William M. Wherry
First Lieutenant, Company D, 3rd U.S. Reserve Corps
Entered the service at St. Louis, Missouri
Born 13 September 1836 in St. Louis, Missouri
Awarded the medal 30 October 1895
Citation: Displayed conspicuous coolness and heroism in rallying troops that were recoiling under heavy fire.

Lieutenant S.O. Fish of Company D, 1st Missouri Infantry described Wherry’s actions at Wilson’s Creek:

"About 9 o’clock the Company occupied a part of the general line and was especially in support of a section of Totten’s battery. We had suffered seriously in the fierce contest which had preceded and about this hour were heavily assailed by fresh troops and a most destructive fire, under which the men recoiled and the Company broke and abandoned the line. While I was engaged in the utmost endeavor to rally the men, and while my efforts seemed almost hopeless, Lieut. Wm. M. Wherry. . .seeing my dilemma and quickly realizing the danger of losing the guns of the battery, came to my assistance. Lieut. Wherry displayed unusual coolness and heroism. He aided me in stopping the men and infused renewed confidence among them, got them back into the line and remained with me until the guns and position were safe."

Wherry also served in the Spanish-American War and was promoted to brigadier general. He died in Cincinnati, Ohio on November 3, 1918, and is buried in Bellefontaine Cemetery, St. Louis, Missouri.

Henry Clay Wood

First Lieutenant, 1st U.S. Infantry
Entered service at Winthrop, Maine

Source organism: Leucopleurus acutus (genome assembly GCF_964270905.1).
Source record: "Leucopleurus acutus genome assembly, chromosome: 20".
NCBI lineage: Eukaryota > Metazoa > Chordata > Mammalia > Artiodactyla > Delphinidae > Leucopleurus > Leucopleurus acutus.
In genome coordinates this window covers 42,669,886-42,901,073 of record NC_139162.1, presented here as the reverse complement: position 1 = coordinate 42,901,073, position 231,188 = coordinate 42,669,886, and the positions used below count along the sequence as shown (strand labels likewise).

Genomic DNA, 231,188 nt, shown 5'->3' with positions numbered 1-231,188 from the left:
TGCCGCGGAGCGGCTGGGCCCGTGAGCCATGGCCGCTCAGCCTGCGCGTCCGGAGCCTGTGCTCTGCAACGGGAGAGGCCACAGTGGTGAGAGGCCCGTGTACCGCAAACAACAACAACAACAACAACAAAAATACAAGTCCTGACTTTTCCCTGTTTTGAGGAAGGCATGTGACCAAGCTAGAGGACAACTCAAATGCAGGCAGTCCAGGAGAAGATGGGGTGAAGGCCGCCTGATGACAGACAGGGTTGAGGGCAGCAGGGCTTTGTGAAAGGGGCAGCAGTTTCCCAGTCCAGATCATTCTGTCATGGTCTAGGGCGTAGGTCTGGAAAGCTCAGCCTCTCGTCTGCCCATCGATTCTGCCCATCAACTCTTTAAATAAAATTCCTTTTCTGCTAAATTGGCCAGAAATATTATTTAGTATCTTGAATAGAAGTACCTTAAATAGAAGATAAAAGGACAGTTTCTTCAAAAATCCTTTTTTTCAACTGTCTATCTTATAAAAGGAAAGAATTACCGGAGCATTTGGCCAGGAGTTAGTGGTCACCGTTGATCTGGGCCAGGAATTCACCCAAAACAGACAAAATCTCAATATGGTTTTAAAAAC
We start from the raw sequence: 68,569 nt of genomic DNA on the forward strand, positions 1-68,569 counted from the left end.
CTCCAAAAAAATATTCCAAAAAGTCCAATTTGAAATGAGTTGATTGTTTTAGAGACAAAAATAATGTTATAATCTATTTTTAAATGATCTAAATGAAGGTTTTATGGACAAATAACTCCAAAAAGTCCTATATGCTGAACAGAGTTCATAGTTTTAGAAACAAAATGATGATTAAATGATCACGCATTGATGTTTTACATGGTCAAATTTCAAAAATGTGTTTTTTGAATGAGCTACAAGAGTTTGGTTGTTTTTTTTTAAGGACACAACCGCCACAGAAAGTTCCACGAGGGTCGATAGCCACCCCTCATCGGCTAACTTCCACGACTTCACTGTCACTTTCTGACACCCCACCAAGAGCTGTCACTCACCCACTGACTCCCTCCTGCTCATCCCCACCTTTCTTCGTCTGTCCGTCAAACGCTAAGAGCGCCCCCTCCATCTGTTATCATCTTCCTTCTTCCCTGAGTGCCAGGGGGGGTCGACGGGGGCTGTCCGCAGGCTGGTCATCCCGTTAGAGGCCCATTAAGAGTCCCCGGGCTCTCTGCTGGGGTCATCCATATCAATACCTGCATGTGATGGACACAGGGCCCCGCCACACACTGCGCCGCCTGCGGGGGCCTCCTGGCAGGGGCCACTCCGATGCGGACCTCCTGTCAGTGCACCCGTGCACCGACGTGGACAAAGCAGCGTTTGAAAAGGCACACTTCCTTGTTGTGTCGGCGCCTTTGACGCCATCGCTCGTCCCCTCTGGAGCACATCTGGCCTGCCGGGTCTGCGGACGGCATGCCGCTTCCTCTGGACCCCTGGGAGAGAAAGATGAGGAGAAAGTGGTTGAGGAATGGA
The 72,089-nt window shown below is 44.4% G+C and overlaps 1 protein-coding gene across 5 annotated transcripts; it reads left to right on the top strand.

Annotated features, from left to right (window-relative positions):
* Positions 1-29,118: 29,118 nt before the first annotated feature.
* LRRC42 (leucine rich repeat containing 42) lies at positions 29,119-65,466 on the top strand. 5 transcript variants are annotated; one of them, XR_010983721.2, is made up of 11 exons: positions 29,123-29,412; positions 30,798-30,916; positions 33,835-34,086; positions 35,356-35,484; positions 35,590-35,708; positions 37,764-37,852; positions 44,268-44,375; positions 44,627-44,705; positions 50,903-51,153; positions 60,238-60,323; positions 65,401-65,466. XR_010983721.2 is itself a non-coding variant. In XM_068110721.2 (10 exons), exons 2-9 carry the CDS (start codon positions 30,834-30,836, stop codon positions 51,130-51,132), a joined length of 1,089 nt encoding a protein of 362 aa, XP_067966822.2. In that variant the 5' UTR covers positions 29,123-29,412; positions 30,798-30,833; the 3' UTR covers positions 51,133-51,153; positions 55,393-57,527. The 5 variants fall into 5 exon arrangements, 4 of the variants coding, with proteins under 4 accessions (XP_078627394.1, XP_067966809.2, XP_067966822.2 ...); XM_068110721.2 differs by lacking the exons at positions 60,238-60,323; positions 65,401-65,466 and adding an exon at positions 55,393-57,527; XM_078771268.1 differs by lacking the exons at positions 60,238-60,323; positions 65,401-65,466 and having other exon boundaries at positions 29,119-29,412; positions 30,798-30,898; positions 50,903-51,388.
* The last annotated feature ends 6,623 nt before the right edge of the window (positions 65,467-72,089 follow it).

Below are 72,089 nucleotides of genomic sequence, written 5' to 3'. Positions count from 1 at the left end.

Born 26 May 1832 at Winthrop, Maine
Awarded the medal 28 October 1893
Citation: Distinguished gallantry.

Wood explained why he deserved the medal in a letter written in 1893:

"The two particular acts of gallantry and distinguished conduct. . .are, first, the stand made by the Rifle Recruits, my command, after the other companies of the First Infantry Battalion had retreated, and my conduct in holding them on the line of battle fighting, until peremptorily ordered by Captain Plummer to retire; and Second, without being called there, in alone making my way from the Battalion in rear to the front line of battle to report to Captain Gilbert, receiving an order from him to Captain Huston in rear, and again joining Gilbert on the front line with a message from Huston, which act Gilbert writes of ‘as one of conspicuous gallantry.’"

Wood retired from the army as a major in 1896 but was advanced to the rank of brigadier general in 1904. He died on August 30, 1918 and is buried in Arlington National Cemetery.

For more information about the Springfield area, visit www.SpringfieldAdventures.com or call the Convention & Visitors Bureau at 800-678-8767.